The Gateway to the Durham Dales

A BBC FAVOURITE antique dealer has given his seal of approval to garden furniture made by homelessness charity Cornerstone’s furniture.
Alistair Donaldson who owns Antiques on The Green incorporating Molly’s Tearoom took delivery of garden furniture last month and praised the charity for its quality and the service he received.
The shed, gazebos and trellis were crafted by the charity’s staff and volunteers for the gardens of his Family-run business Antiques on The Green which regularly draws presenters of BBC television programme Antiques Road Trip to its West Auckland home.
The connoisseur of craft is no stranger to charitable trading, however.
BBC’s antiques experts Paul Laidlaw, Anita Manning, and Mark Stacey regularly visit Mr Donaldson’s treasure trove of furniture, clocks, vintage toys, military memorabilia, ornaments, pottery, and other objects to drive a hard bargain and squeeze a margin to help fund national charity Children in Need.
But Alistair showed he had an eye for quality new wooden items as well as those of past masters and hailed the team at Cornerstone.
“We were looking for inspiration and ideas for our yard and garden areas so we thought we’d work with a local charity,” the expert said.
“We called in to see Jeff and the team at Cornerstone [at their workshops] in Willington and they did everything we asked of them. “
“What we received was done to perfection. They are a great bunch of lads committed to their work.”
Cornerstone borrows heavily on its area’s historic values of working-class invention and commitment to lasting quality. Its first products were miners’ Cracket stools(still made by the charity )
Lamenting the lack of awareness of the value of the area’s historic importance, Alistair told Barnard Castle’s The Teesdale Mercury newspaper that he is worried West Auckland’s ‘rich in social history’ is missed by its residents.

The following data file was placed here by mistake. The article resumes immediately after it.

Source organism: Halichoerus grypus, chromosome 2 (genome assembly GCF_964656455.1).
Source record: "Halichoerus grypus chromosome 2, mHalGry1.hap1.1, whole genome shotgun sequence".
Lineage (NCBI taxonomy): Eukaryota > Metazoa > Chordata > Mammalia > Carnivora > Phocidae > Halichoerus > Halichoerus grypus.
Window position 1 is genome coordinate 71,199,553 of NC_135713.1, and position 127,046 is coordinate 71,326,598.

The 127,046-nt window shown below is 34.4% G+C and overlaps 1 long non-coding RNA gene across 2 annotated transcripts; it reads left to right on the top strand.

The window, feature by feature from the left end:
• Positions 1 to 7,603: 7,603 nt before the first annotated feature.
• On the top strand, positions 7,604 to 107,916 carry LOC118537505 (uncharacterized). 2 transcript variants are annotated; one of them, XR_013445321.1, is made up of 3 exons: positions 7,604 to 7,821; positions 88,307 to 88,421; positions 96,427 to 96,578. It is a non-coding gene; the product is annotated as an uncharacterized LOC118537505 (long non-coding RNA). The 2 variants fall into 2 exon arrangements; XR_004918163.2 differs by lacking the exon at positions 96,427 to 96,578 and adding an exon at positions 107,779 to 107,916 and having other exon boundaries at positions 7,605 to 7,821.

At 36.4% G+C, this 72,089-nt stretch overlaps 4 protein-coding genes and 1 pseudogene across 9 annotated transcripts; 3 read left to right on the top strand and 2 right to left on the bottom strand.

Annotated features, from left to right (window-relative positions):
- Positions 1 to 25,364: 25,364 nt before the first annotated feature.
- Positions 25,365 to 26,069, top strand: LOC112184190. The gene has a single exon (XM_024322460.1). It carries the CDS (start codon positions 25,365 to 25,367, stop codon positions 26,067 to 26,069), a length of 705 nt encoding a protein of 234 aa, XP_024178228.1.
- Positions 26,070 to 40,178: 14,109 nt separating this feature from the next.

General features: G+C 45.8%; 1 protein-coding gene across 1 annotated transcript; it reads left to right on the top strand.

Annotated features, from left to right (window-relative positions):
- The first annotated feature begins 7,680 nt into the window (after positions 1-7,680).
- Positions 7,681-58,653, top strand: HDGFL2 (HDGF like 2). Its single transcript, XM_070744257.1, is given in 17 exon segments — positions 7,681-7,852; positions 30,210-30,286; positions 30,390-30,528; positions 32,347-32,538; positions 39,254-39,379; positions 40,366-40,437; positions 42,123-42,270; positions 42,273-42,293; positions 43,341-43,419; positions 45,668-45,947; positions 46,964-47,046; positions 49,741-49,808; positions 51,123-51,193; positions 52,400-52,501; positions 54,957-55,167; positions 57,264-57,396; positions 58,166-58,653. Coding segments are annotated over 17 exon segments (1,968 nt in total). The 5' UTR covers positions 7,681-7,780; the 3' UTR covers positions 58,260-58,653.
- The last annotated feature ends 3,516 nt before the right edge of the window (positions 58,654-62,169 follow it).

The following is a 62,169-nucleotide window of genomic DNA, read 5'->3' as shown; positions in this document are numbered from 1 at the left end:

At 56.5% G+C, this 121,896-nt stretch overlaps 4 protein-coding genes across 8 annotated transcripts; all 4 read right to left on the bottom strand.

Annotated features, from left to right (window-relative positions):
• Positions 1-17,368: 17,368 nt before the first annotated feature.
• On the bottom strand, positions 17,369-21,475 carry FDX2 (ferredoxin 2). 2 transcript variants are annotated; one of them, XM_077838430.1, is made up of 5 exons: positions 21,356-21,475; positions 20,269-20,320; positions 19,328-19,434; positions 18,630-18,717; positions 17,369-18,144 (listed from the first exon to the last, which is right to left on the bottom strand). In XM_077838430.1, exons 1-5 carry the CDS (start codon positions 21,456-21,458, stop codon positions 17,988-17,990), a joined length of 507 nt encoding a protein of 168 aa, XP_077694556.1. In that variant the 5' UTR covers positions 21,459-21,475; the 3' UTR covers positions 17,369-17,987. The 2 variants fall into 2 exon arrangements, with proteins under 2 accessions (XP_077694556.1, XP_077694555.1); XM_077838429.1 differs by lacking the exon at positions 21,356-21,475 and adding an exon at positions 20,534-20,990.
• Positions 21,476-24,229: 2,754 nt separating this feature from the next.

In the article the respected dealer points to the village having the first World Cup-winning football team, it boasting the longest village green in Europe, it was home to the first George Stephenson iron bridge to use a lenticular truss design and the village was home to the infamous murderer Mary Ann Cotton.
He said: “It is steeped in history and local people seem to be scared of it.
“If this were London it would be quite an attraction.
“I think local people are a little bit frightened about it,” he added.
Cornerstone’s workshop manager, Jeff Malpas expressed appreciation to Mr Donaldson on behalf of the whole Cornerstone family.
“A big thank you to Alistair and his team for giving us this opportunity to be involved in this project! It’s been a pleasure and we will all be visiting Molly’s tea room on a regular basis,” he said.
Molly’s and Antiques On The Green is open seven days a week, from 10am until 6pm Sunday to Thursday and 10am until 8pm Friday and Saturday. Why not pop in for delicious traditional hot and cold food made on-site and check out the antiques and of course Cornerstone’s new additions to history.
Coffees, teas, and alcoholic and non-alcoholic beverages are available. Check out their website for details
See Cornerstone’s products for yourself at or follow us on social media.

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